The move came as it continues to accuse China of keeping the yuan artificially weak to boost its export sector.

“I do think that there are tensions in exchange rates and if not properly managed, those tensions risk increasing protectionism and that is what I am trying to fight and offer a counter approach.”

Zoellick has said previously the world needed a new regime to succeed the “Bretton Woods II” system of floating currencies, which has been in place since the fixed-rate currency system linked to gold broke down in 1971. — AFP

Subscribe to the M&G

These are unprecedented times, and the role of media to tell and record the story of South Africa as it develops is more important than ever.

The Mail & Guardian is a proud news publisher with roots stretching back 35 years, and we’ve survived right from day one thanks to the support of readers who value fiercely independent journalism that is beholden to no-one. To help us continue for another 35 future years with the same proud values, please consider taking out a subscription.

Related stories

South Africa gets $4.3bn IMF loan. In return, the country must reform

The loan, which is repayable over five years at an interest rate of 1.1%, comes with various self-imposed conditions such cutting the public wage bill and rationalising support to the state-owned entities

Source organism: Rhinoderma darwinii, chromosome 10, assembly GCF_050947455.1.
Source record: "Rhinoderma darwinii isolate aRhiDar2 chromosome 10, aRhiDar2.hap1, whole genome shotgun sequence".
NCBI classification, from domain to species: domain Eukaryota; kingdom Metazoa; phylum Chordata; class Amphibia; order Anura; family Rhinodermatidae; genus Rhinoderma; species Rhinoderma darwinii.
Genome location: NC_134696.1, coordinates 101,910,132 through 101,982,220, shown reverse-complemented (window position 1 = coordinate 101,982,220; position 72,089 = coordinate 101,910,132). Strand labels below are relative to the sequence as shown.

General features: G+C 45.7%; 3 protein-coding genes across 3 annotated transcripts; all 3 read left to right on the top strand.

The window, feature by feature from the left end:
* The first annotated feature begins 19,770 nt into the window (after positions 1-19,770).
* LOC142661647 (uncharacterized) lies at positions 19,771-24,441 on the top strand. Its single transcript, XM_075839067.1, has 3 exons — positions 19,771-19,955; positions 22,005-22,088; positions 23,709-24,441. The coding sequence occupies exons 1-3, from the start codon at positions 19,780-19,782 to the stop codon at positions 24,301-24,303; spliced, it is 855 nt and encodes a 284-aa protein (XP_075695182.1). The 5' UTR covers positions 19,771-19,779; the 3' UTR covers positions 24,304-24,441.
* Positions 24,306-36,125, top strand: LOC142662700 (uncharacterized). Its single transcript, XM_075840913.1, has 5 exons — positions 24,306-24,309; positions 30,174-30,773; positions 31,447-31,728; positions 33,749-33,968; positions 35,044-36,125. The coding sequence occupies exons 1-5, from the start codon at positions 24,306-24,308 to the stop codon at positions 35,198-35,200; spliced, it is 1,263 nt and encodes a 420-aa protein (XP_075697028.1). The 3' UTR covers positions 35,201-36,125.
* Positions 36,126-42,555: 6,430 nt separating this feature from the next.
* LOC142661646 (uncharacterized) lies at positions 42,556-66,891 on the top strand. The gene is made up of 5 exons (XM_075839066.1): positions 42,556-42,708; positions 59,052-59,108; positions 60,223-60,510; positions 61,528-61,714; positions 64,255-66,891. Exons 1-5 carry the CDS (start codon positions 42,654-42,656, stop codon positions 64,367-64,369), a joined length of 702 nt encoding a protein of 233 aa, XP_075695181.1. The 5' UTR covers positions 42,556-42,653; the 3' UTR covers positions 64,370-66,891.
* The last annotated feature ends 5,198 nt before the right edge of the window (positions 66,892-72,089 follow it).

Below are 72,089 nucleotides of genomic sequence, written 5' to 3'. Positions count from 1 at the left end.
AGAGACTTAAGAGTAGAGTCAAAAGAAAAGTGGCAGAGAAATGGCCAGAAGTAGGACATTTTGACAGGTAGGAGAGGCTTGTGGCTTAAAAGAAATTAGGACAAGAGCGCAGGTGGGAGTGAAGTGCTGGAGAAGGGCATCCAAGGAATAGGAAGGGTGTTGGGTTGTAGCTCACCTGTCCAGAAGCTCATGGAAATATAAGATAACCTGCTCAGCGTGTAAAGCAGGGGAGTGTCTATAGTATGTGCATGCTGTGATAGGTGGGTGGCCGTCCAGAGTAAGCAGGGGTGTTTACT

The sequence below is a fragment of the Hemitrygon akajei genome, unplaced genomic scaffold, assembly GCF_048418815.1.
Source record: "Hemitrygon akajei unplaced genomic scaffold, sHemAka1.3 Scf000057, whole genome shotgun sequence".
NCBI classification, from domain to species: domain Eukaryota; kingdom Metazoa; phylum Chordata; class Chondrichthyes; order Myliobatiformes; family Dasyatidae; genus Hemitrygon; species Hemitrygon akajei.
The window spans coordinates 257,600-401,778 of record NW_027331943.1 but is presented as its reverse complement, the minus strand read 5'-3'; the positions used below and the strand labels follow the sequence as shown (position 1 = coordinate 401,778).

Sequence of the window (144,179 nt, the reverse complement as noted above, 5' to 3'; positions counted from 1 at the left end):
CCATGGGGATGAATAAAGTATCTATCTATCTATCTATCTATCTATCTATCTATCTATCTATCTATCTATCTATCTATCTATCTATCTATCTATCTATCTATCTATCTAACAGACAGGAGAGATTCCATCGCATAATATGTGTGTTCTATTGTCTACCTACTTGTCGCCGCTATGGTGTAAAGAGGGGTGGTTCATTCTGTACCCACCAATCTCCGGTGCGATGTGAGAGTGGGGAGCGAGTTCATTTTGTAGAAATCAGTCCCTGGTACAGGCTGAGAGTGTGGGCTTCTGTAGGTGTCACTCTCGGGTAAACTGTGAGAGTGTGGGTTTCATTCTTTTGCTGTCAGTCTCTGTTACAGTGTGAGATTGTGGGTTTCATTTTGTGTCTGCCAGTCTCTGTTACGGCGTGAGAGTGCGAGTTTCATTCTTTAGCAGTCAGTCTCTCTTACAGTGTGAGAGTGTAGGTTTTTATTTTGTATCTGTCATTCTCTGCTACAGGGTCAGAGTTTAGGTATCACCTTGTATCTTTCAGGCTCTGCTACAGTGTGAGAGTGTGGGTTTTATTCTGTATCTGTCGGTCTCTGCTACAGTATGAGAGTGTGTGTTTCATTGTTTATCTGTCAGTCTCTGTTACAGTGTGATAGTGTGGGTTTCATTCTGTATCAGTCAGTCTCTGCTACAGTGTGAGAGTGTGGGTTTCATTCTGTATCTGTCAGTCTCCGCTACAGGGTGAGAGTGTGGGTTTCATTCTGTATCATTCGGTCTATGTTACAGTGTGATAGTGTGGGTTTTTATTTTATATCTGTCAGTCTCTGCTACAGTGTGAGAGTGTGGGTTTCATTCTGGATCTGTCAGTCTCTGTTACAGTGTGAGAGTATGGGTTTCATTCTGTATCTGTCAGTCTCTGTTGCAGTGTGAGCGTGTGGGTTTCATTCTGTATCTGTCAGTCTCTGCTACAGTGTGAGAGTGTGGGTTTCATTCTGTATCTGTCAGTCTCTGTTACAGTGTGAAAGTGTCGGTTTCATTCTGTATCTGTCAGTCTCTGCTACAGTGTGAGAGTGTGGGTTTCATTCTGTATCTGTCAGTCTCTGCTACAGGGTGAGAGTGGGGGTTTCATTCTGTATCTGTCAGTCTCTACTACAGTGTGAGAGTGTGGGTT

Black lives must matter in Africa too

Although Africans must continue to support the Black Lives Matter movement, there is also the need for them to raise their voices against injustices in other African countries

Manuel: African nations need $40bn for debt relief

International and regional finance institutions such as the World Bank, the IMF and the AfDB have provided emergency assistance, but there still remains a funding gap to effectively fight Covid-19

‘The silent road outside my house was the sound of a coming recession’

John Davenport's Google survey of 500 people shows that people are twice as scared of the economic effects of Covid-19 than they are of catching the virus

Digital financial services could fast-track UN SDGs

COMMENT The world is going through unprecedented challenges caused by a novel,...

Raila Odinga: The US and Europe cannot abandon their leadership roles

Today, the whole world stands where Europe was in 1945. Europe recovered then thanks to massive international assistance. That same attitude of cooperation and solidarity is needed now more than ever
Advertising

New education policy on gender violence released

Universities and other higher education institutions have to develop ways of preventing or dealing with rape and other damaging behaviour

Cambridge Food Jozini: Pandemic or not, the price-gouging continues

The Competition Commission has fined Cambridge Food Jozini for hiking the price of its maize meal during April

Sekhukhune’s five-year battle for water back in court

The residents of five villages are calling for the district municipal manager to be arrested

Vaccine trial results due in December

If successful, it will then have to be manufactured and distributed
Advertising

press releases

Loading latest Press Releases…

The best local and international journalism

handpicked and in your inbox every weekday